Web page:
Spring Market Report

Posted on Tuesday, March 29, 2022


The desire to move remains on the agenda for many, with little sign at the moment that economic headwinds are impacting the property barometer dial.

So far, 2022 has started strongly. According to HMRC, sales volumes in January are predicted to be 10% higher than the long- term average recorded between 2012 and 2021, and except for a year ago, are the strongest since 2007. Buyer demand remains steadfast and is up 16% year-on-year. Added to that, property price growth continues to be sustained with Nationwide reporting that the annual price growth in the year to January was at its strongest in over 15 years. Rightmove reported the biggest monthly jump in the asking price of a newly- listed property since 1994 and when asked, the majority of agents are still expecting price growth over the next three- and 12-month period.

Looking specifically at the regional markets, at 5.5%, annual property price growth in London is stronger than the 3.1% evident a year ago, albeit lower than other areas of the UK. With office returns and hybrid working now firmly in place, there has been renewed interest in living in the capital.

London remains a city of choice for many domestic and international purchasers, ranking highly in many global league tables. Considered the World’s Best City, Europe’s Best City to Visit, the Best City in which to Live and Work, and the Best City for students¹, London’s joie de vivre ensures it’s always in demand.

Havering and Greenwich proved the fastest-moving markets in London omeHover the course of 2021, with more than one in every twenty privately-owned properties estimated to have changed hands. 2022 has started with more momentum in the capital. At 68 days, the average time taken to sell a property is four days quicker than a year ago and nearly two weeks quicker than in January 2020.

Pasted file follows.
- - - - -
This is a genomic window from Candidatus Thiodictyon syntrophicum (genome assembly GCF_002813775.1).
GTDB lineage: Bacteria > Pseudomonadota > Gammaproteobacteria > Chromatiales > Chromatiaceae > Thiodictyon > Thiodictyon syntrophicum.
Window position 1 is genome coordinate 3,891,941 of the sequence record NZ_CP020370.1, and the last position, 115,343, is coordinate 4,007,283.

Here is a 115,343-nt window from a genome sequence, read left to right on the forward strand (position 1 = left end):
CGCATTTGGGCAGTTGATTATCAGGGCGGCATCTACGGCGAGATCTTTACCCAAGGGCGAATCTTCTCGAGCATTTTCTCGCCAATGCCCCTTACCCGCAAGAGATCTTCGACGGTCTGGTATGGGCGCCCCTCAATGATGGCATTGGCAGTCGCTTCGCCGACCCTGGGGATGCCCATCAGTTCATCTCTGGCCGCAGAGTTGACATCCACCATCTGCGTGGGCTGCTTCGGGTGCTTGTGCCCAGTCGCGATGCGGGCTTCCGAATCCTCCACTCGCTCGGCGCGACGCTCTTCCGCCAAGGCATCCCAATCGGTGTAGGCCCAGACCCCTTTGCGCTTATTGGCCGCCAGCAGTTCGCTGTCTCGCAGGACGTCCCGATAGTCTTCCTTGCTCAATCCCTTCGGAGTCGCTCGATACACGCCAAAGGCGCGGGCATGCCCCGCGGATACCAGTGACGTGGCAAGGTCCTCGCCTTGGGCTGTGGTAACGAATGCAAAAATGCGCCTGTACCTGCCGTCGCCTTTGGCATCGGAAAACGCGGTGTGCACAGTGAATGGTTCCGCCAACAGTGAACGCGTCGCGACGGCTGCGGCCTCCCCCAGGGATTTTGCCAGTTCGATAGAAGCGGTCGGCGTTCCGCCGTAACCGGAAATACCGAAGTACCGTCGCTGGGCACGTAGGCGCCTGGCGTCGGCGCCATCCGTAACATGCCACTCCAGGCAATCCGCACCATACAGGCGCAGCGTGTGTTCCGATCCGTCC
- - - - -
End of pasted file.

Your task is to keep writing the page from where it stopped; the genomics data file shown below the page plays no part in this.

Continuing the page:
Although the quantity of property for sale remains low, with the Royal Institute of Chartered Surveyors reporting, barring the market closure in 2020, stock levels per agent are at a record low in January, there are signs of change. New listings in January rose 11% year-on-year, with Rightmove noting a substantial rise in home valuation requests; an indication that many are looking to sell before they buy in current conditions. These should feed through to agents’ books over the coming months. Historically, March is the strongest time to sell, with the highest number of buyer enquiries per property for sale.

Across the UK, governments are announcing their plans for ‘living with Covid’ and hybrid working is bedding. With economic growth of 7.5% over the course of 2021, the UK economy is close to its pre-pandemic level. However, consumer confidence remains on edge due to the rising cost of living. Increases in the cost of food and clothing, along with rising fuel and energy prices look set to squeeze many household incomes. Savings made during the pandemic may well prove a cushion in the short term and while interest rates may well rise from the current 0.75%, they remain low by historic standards.

An estimated 68%, have a mortgage to pay on their property. Therefore, any rise in the base rate of interest is a cause for concern. However, with nearly three-quarters of homeowners currently on a fixed-rate deal, and 94% of new loans being issued on this basis, many are protected in the short term. Also, the base rate of interest in the UK has been 1% or lower since February 2009, although experts predict the rate will rise back to 1% by the summer in a bid to curb the rising cost of living. This remains low by historical standards, with mortgages taken out since April 2014 stress-tested to a 6% interest rate.

Demand for rental property has also hit a record level. At +64, the net balance of contributors to the RICS survey reported an increase in January. Tenant demand is at its highest-ever recorded level, with Rightmove reporting renter demand is 17% higher than in January 2021, and up 33% compared to January 2020. Like the sales market, a shortage of property to let is underpinning prices, leading to rises in average rental values in all areas of the UK. However, according to a Property Academy survey, many landlords are keen to keep existing renters: 76% would maintain a rent level if they were happy with the existing renter.



¹ Resonance, 2022, Trip Advisor, 2021, Boston Consulting Group 2021, QS Best Student Cities, 2022